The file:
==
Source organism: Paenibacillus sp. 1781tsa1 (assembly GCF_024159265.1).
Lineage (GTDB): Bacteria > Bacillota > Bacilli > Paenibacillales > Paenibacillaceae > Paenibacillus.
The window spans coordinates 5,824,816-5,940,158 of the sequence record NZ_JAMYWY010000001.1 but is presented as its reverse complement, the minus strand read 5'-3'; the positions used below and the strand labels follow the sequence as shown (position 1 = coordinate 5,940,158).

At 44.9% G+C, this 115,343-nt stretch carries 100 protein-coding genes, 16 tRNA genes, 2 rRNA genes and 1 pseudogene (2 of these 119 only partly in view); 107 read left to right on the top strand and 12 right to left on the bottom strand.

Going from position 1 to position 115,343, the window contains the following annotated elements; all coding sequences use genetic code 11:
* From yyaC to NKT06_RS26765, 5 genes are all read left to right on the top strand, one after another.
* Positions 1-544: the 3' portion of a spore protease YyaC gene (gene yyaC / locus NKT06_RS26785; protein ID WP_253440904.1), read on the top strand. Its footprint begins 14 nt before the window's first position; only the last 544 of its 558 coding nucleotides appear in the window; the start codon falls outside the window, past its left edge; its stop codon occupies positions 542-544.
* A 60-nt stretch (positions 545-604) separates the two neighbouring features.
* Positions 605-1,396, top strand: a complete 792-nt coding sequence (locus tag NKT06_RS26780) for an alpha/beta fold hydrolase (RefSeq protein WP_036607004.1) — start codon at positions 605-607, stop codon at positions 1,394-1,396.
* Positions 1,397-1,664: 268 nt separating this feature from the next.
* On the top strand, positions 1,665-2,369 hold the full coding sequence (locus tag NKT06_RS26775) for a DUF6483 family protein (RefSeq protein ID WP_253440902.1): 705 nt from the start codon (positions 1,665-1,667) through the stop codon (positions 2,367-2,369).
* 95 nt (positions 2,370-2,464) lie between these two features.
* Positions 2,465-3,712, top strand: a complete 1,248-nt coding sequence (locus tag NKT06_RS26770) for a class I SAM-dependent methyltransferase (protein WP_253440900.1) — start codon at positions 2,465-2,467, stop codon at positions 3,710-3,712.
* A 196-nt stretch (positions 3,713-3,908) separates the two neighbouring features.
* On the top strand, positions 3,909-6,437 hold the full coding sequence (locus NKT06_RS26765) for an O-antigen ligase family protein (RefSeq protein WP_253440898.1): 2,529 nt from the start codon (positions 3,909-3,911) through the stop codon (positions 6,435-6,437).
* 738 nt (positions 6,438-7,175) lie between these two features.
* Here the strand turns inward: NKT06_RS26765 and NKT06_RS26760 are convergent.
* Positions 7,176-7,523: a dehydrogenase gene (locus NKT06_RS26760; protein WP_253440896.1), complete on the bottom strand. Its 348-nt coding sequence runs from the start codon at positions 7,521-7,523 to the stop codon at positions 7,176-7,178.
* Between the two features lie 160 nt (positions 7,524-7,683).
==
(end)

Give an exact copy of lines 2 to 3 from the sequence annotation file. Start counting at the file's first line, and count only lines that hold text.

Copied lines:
Lineage (GTDB): Bacteria > Bacillota > Bacilli > Paenibacillales > Paenibacillaceae > Paenibacillus.
The window spans coordinates 5,824,816-5,940,158 of the sequence record NZ_JAMYWY010000001.1 but is presented as its reverse complement, the minus strand read 5'-3'; the positions used below and the strand labels follow the sequence as shown (position 1 = coordinate 5,940,158).